". . . But the past does not exist independently from the present. Indeed, the past is only past because there is a present, just as I can point to something over there only because I am here. But nothing is inherently over there or here. In that sense, the past has no content. The past -- or more accurately, pastness -- is a position. Thus, in no way can we identify the past as past." p. 15

". . . But we may want to keep in mind that deeds and words are not as distinguishable as often we presume. History does not belong only to its narrators, professional or amateur. While some of us debate what history is or was, others take it into their own hands." p. 153

Silencing the Past: Power and the Production of History (1995) by Michel-Rolph Trouillot

Wednesday, April 7, 2010

An Account of Reconstruction, 1865 - 1866 by a British Imperialist

K -- you will find this fascinating, in light of the books you're currently reading. 

"Sir Charles Wentworth Dilke’s fascinatingly odd Greater Britain: A Record of Travel in English-Speaking Countries," (published 1868).

The heads-up for this from a blog I like, though some of the blogger's statements are, if not exactly wrong, not correct. For example the blogger states that the UK backed the Confederacy. The UK government never did back the Confederacy in any of the ways that mattered, and for which the Confederacy lobbyed until the end: financially (no loans), no weapons and no embargo of the Union, either diplomatic or mercantilist.

As for the blogger's conclusion, I have to agree wholeheartedly:

But the most telling passage for me, is this one — which occurred in the ellipsis above — in which we see most clearly how the problem of black free labor literally disappears under racism. When he asks the assembled whites about what kind of work the free blacks do, they literally cannot answer him. Though he has seen almost nothing in the entire town but black industrious labor, free black labor is so unthinkable to the ” poor trash” that when he points it out, they erase his very words with a spelling lesson on race hatred:

Strangers are scarce in Norfolk, and it was not long before I found an excuse for entering into conversation with the “citizens.” My first question was not received with much cordiality by my new acquaintance. “How do the negroes work? Wall, we spells nigger with two ‘g’s,’ I reckon.” Virginians, I must explain, are used to ” reckon” as much as are New Englanders to ” guess,” while Western men ” calculate ” as often as they cease to swear.) ” How does the niggers work? Wall, niggers is darned fools, certain, but they ain’t quite sich fools as to work while the Yanks will feed ‘em. No, sir, not quite sich fools as that.” Hardly deeming it wise to point to the negroes working in the sun-blaze within a hundred yards, while we sat rocking ourselves in the verandah of the inn, I changed my tack, and asked whether things were settling down in Norfolk.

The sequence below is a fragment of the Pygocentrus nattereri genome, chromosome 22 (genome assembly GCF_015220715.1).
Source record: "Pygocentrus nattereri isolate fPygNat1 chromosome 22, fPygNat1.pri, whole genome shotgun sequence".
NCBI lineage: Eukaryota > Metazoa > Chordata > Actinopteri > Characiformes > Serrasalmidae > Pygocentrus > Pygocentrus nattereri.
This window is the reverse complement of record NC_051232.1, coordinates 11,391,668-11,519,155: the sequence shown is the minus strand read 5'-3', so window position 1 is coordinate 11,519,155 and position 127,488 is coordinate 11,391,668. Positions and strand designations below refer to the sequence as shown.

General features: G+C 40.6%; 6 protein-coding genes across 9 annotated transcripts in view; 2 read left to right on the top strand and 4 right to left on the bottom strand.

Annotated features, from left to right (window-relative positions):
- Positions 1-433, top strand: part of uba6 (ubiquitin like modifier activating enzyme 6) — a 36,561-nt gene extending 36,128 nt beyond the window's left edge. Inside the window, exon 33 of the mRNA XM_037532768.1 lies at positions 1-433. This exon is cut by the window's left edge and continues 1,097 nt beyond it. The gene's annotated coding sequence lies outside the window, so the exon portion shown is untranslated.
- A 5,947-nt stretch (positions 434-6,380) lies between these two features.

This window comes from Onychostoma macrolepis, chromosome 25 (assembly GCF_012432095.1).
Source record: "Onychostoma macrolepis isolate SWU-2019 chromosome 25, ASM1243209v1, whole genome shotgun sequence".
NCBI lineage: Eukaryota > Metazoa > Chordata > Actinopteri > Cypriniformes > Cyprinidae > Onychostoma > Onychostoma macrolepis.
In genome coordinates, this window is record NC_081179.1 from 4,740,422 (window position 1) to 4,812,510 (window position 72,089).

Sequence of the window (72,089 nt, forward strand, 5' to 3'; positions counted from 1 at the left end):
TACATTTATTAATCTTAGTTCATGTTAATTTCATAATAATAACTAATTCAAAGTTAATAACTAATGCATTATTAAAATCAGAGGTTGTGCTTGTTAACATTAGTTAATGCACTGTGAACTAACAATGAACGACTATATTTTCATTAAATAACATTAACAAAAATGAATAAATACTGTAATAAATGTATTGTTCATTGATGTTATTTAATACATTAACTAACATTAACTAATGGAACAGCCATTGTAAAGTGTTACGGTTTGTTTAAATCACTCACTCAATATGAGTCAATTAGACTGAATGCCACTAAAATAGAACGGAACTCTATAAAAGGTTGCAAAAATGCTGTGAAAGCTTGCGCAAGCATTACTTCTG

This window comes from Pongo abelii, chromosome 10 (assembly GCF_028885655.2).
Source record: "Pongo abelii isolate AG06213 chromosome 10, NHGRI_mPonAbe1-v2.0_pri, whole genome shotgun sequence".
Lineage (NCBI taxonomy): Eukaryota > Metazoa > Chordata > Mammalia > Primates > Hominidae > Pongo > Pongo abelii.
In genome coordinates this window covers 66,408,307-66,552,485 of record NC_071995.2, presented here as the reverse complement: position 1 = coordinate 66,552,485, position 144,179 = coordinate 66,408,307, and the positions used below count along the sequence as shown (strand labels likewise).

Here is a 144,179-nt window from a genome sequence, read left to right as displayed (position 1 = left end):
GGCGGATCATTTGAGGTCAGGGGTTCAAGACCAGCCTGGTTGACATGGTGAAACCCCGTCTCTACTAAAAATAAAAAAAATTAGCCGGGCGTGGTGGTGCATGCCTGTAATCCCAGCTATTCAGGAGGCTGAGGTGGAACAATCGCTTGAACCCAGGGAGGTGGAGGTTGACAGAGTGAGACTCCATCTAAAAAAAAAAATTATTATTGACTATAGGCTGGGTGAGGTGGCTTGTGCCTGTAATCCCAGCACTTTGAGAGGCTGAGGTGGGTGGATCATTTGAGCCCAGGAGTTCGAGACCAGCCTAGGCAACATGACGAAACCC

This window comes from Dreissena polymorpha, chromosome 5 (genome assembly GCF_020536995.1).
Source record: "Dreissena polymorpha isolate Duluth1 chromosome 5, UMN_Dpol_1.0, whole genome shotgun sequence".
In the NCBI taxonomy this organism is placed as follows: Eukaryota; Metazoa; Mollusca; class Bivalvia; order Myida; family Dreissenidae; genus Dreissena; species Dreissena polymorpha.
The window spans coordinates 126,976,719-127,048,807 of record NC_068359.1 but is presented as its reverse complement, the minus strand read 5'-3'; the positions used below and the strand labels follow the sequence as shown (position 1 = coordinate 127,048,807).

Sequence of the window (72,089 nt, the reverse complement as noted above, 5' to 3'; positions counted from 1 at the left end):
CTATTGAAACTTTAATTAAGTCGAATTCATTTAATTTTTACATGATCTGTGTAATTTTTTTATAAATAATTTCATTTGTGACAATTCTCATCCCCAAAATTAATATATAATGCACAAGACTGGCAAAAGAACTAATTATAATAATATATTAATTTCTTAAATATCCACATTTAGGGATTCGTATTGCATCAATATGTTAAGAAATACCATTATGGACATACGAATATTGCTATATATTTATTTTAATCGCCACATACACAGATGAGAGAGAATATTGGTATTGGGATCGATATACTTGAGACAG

That non-work ethic of the former confederacy? It’s alive and well among certain white southern populations still, as we learned while living in New Orleans.


Unknown said...

You're right, that might be an overstatement (though the British and French were pretty openly looking for ways to help the south). They did in fact sell them warships, I believe. But calling it British-supported is a little bit of a stretch, since they never actually stepped over the line, and that's important too.

K. said...

An early carpetbaggers initial impressions of the white South included an account of how lazy everyone was. He couldn't understand how the war lasted as long as it did.

Virginia was one of the few, if not the only, southern states not to succumb to the anti-black and anti-Republican violence, although it certainly climbed on the back of Jim Crow readily enough.

Foxessa said...

There were more than equal pressure groups in Britain and France that had no interest in helping the confederacy -- first they'd already abolished slavery in all their colonies. At the time of the Civil War the only other New World slave states were Cuba and Brasil. Britain and France could not keep any prestige as beneficent imperiums and back the slaveholding Confederacy.

There were many discussions with the Confed's ambassadors and lobbyists -- if they'd freed their slaves, they might possibly have had some luck with their petitions, but that wasn't gonna happen.

In the meantime Britain's own colonialist cotton industry got a big boost from the disappearance of confederate cotton; so did France. And that was the only reason and the only groups who had an interest in backing the confederacy: the textile industrialists -- who treated their own hands very little better than the confederacy treated its own manufacturing slaves.

In fact, I do believe a group of them in the north of England banded together to buy the confederacy a warship.

Here is a quick source for what the Brits could not do in that area, and why.

It does not escape our notice that Liverpool was the center of slave ship building and the slave trade for England in the 18th century.

Love, C.

Foxessa said...

O, yes, and Norfolk is one of the cities we'll visit and include in our book, during the Patrick Henry Writer's Fellowship this coming academic year.

Love, C.